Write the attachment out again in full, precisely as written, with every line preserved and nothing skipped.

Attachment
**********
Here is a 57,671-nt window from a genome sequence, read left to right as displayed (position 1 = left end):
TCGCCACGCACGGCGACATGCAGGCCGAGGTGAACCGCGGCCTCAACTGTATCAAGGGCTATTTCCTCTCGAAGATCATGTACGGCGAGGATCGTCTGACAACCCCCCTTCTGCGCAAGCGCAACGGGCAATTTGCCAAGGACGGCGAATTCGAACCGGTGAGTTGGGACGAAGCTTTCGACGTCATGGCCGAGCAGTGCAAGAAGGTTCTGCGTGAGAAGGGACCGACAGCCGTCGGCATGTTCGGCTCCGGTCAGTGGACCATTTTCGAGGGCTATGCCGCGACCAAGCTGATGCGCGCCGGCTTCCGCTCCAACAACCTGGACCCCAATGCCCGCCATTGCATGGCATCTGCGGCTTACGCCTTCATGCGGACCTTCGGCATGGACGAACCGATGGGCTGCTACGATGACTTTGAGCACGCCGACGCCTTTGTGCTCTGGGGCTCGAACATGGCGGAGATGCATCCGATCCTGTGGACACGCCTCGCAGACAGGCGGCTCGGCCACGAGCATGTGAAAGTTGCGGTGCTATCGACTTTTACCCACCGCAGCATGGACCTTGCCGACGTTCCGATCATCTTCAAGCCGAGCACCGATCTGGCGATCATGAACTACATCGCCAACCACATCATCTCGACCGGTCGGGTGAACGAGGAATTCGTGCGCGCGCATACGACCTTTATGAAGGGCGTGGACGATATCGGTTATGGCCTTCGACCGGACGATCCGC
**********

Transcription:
Here is a 57,671-nt window from a genome sequence, read left to right as displayed (position 1 = left end):
TCGCCACGCACGGCGACATGCAGGCCGAGGTGAACCGCGGCCTCAACTGTATCAAGGGCTATTTCCTCTCGAAGATCATGTACGGCGAGGATCGTCTGACAACCCCCCTTCTGCGCAAGCGCAACGGGCAATTTGCCAAGGACGGCGAATTCGAACCGGTGAGTTGGGACGAAGCTTTCGACGTCATGGCCGAGCAGTGCAAGAAGGTTCTGCGTGAGAAGGGACCGACAGCCGTCGGCATGTTCGGCTCCGGTCAGTGGACCATTTTCGAGGGCTATGCCGCGACCAAGCTGATGCGCGCCGGCTTCCGCTCCAACAACCTGGACCCCAATGCCCGCCATTGCATGGCATCTGCGGCTTACGCCTTCATGCGGACCTTCGGCATGGACGAACCGATGGGCTGCTACGATGACTTTGAGCACGCCGACGCCTTTGTGCTCTGGGGCTCGAACATGGCGGAGATGCATCCGATCCTGTGGACACGCCTCGCAGACAGGCGGCTCGGCCACGAGCATGTGAAAGTTGCGGTGCTATCGACTTTTACCCACCGCAGCATGGACCTTGCCGACGTTCCGATCATCTTCAAGCCGAGCACCGATCTGGCGATCATGAACTACATCGCCAACCACATCATCTCGACCGGTCGGGTGAACGAGGAATTCGTGCGCGCGCATACGACCTTTATGAAGGGCGTGGACGATATCGGTTATGGCCTTCGACCGGACGATCCGC